Arlington mother Holly Karapetkova reserves time for reading in the schedules of her two young children. It has become such an important part of their daily routine that it is a treasured family activity. It is also vital to her children’s development says Karapetkova.
"Reading is an extremely complex mental activity that engages a child's — or adult's — brain much more intensively than television or video games," said Karapetkova, Ph.D., Associate Professor of Literature at Marymount University in Arlington. "When you read, you employ higher-order cognitive skills. You learn to imagine things that you have not yourself experienced."
Third and Fourth Grade:
"Escape from Mr. Lemoncello's Library" by Chris Grabenstein
"Ophelia and the Marvelous Boy" by Karen Foxlee
"Capture the Flag" by Kate Messner
Fifth and Sixth Grade:
"Doll Bones" by Holly Black
"Under the Egg" by Laura Marx Fitzgerald
"Rump: The True Story of Rumpelstiltskin" by Liesl Shurtliff
CHILD DEVELOPMENT and literature experts say that reading helps children develop imagination skills and an ability to learn and think in new ways. It also boosts emotional development.
"You learn to empathize with others, and so you are able to grow emotionally as well," said Karapetkova. "Critical thinking, imagination, and empathy are all qualities that are essential to our nature as human beings, and essential to our success in the world."
Fred Bemak, Ed.D., Professor and Academic Program Coordinator, College of Education and Human Development at George Mason University, says that even a few minutes each day can have a significant influence. "Reading to a child 20 minutes a days will increase their ability to read and think above grade level," he said. "That is just a matter of sitting with a child and reading with them, but it has a such profound influence."
A lack of reading time also makes an impact on children. "When a child doesn’t have access to books or when a parent doesn’t have knowledge about reading to a child, that is where we see an achievement gap," said Bemak.
Mary Catherine Coleman, Lower School Librarian and JK-12 Library Department Chair at St. Stephen's & St. Agnes School in Alexandria, said reading offers children a broad view of the world. "I think, and research shows, reading helps to develop children's thinking because it helps to develop a background knowledge about the world," she said. "Reading also helps children to see the world from a different perspective, helping children develop an understanding, empathy and compassion for others and the world. It challenges children to look at events, people and things in a different way."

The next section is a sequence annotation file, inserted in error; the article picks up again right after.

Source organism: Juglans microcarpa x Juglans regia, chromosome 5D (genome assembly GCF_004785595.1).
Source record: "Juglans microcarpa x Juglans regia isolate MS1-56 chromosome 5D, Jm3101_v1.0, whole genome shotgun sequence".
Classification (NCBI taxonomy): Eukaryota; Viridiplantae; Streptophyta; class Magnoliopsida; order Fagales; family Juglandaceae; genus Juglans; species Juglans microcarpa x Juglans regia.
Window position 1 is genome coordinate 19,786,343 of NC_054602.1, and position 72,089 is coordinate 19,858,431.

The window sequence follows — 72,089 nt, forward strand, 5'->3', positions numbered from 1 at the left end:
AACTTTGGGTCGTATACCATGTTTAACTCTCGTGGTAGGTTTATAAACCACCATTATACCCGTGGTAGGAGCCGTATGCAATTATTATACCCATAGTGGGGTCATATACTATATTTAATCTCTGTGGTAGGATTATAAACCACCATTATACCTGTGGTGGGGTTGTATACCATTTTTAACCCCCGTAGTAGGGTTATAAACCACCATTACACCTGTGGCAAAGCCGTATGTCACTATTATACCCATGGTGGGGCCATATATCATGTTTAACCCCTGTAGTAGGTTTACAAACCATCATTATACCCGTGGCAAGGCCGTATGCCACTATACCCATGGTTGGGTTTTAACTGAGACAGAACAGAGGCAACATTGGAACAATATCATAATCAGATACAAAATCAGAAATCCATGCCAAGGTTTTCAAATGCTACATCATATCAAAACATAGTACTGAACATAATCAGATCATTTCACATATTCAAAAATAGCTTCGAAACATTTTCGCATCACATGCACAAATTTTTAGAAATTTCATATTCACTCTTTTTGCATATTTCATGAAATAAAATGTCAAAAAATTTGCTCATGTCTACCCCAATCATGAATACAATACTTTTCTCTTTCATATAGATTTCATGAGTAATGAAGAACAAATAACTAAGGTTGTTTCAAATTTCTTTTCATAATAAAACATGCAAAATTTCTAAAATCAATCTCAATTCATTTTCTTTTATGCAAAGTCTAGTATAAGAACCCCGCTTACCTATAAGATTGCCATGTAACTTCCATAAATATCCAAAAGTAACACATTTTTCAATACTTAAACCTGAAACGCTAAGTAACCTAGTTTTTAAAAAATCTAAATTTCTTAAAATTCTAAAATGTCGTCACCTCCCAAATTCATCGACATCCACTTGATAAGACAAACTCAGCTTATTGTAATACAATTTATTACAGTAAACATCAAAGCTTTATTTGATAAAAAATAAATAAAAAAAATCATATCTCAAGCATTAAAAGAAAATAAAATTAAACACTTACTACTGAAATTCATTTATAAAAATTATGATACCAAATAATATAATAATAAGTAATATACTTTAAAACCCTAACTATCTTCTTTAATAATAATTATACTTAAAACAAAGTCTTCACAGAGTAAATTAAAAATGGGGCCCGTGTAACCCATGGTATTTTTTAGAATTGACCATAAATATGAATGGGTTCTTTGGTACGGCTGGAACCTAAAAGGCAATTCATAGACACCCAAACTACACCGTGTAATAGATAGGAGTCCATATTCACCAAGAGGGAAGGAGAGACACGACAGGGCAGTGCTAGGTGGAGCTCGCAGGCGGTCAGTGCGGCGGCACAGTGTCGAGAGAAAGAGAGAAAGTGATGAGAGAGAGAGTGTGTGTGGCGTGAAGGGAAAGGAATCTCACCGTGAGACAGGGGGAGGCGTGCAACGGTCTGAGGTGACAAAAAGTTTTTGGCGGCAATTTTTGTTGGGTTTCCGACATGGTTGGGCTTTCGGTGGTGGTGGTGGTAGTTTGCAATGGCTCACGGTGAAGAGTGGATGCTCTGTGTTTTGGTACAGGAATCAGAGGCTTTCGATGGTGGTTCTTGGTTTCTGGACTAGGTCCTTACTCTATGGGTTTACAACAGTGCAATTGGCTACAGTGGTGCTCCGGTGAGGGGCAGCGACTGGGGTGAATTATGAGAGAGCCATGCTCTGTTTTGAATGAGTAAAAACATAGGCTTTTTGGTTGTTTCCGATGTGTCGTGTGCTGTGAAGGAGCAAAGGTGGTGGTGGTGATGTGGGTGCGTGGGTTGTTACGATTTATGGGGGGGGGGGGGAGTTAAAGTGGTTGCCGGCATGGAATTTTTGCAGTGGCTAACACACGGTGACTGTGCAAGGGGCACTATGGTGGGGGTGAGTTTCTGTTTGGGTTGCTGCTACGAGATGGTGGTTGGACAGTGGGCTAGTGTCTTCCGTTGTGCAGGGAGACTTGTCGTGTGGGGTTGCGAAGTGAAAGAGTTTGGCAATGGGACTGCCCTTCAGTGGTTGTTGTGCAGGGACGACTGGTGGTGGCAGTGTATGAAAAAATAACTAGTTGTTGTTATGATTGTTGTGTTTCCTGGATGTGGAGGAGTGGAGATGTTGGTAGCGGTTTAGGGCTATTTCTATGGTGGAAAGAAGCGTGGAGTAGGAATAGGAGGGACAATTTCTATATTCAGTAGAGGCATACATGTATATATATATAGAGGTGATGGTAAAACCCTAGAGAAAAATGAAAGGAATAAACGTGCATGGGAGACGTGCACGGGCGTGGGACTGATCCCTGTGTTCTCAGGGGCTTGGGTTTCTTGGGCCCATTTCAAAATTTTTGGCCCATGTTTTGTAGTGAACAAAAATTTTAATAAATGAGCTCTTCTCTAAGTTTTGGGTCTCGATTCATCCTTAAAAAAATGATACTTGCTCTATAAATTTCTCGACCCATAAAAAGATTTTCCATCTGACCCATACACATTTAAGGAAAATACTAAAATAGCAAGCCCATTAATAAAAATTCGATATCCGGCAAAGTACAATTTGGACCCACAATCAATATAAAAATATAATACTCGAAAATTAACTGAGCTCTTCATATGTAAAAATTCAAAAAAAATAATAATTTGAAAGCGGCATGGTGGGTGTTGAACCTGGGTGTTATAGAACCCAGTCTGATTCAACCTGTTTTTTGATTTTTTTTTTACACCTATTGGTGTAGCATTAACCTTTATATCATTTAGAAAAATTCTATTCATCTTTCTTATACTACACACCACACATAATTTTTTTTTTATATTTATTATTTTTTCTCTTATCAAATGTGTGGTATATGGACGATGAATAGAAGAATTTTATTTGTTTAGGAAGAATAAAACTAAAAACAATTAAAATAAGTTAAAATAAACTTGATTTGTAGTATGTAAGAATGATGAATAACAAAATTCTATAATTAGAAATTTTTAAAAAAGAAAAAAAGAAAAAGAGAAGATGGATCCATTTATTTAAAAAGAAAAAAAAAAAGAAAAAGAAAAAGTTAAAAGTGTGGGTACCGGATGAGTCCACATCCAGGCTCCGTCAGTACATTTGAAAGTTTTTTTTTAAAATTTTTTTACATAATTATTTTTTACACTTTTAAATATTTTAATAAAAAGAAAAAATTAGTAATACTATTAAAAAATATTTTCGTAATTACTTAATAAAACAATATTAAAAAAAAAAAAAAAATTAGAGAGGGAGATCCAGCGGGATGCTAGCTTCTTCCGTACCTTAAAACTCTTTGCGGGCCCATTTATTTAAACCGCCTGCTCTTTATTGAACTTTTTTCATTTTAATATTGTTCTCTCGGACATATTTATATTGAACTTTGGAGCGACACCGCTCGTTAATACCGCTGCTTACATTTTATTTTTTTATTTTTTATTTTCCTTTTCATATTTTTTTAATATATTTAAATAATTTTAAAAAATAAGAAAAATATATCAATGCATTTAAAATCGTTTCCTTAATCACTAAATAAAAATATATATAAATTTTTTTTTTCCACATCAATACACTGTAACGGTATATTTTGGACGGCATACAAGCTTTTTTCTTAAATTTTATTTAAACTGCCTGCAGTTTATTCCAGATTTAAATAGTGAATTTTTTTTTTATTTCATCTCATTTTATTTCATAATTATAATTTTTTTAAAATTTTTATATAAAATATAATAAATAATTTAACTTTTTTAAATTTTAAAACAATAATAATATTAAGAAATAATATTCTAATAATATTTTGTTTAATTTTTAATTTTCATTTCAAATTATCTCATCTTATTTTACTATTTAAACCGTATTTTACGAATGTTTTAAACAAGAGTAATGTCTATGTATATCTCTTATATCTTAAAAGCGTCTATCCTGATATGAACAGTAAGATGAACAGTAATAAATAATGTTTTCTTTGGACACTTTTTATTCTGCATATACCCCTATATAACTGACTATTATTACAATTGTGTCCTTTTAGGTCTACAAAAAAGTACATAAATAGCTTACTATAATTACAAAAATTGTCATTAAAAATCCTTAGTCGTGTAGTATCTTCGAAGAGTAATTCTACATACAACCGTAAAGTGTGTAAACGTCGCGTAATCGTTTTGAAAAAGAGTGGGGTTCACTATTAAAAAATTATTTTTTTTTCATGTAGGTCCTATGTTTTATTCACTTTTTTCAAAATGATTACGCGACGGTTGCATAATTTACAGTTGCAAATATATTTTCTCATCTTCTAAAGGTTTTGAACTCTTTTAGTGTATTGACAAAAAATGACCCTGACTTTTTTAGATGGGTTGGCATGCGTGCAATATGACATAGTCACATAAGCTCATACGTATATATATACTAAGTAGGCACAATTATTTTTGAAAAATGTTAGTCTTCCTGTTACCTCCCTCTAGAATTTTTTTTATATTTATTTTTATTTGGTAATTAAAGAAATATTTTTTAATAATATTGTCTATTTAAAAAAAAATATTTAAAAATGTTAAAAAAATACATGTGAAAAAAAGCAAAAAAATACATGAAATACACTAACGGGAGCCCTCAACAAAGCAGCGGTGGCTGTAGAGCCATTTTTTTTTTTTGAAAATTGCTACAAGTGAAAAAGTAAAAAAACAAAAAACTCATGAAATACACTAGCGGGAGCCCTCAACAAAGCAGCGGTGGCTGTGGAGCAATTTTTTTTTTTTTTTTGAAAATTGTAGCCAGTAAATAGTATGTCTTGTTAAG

"When it comes to imagination, books challenge children to create a movie in their minds," said Coleman. "They need to imagine a world, characters and experiences that they are not familiar with."
"Reading challenges children to move beyond what they see in front of them," said Coleman. "It also teaches children how to be storytellers, how to share experiences and fosters creativity."
Karapetkova said that reading is more open-ended than other media and challenges a child’s cognitive abilities. "When you read, even when they are pictures, your brain has to do a great deal of work to process information and piece the story together," she says. "In a movie or video game, everything is predetermined and spelled out for you, and there's a lot less room left to the imagination to make leaps and discover things on its own."
Karapetkova has experienced this in her own life. "I have found with my older child that one book often leads to another," she said. "We might read something that piques his interest and sends him back to the library for more information, and the information he can find in the library is seemingly endless."
The same is not true with television or video games. "When he watches a film or plays a video game, he never says to me, ‘I want to find out more about organisms deep under the sea because that's where Spongebob lives,’" said Karapetkova. "But when he reads a book, he asks questions and his curiosity and imagination open up."
Michael Moynihan, Upper School Head, The Heights School in Potomac, Md., believes in eschewing some electronic media and promoting "a renewed culture of reading…[and] conversation".
SO WHICH BOOKS do experts recommend? "Really, anything you and your children enjoy reading together will do the trick," said Karapetkova. "My children are several years apart. My daughter is 4 and my son is 9, and I have been amazed by how much each enjoys the books I pick out together for the other. I'll sit down with my daughter to read ‘Brown Bear, Brown Bear’ or another picture book and my son will stop whatever he is doing to join us."
"And my daughter also enjoys listening to what my son and I are reading aloud together," said Karapetkova. "We've been reading a variety of books this year, including things like Harry Potter and C.S. Lewis, and she listens and grasps part of what is happening. So their interest in each other's books reminds me that children can be drawn to and learn from a great range of books."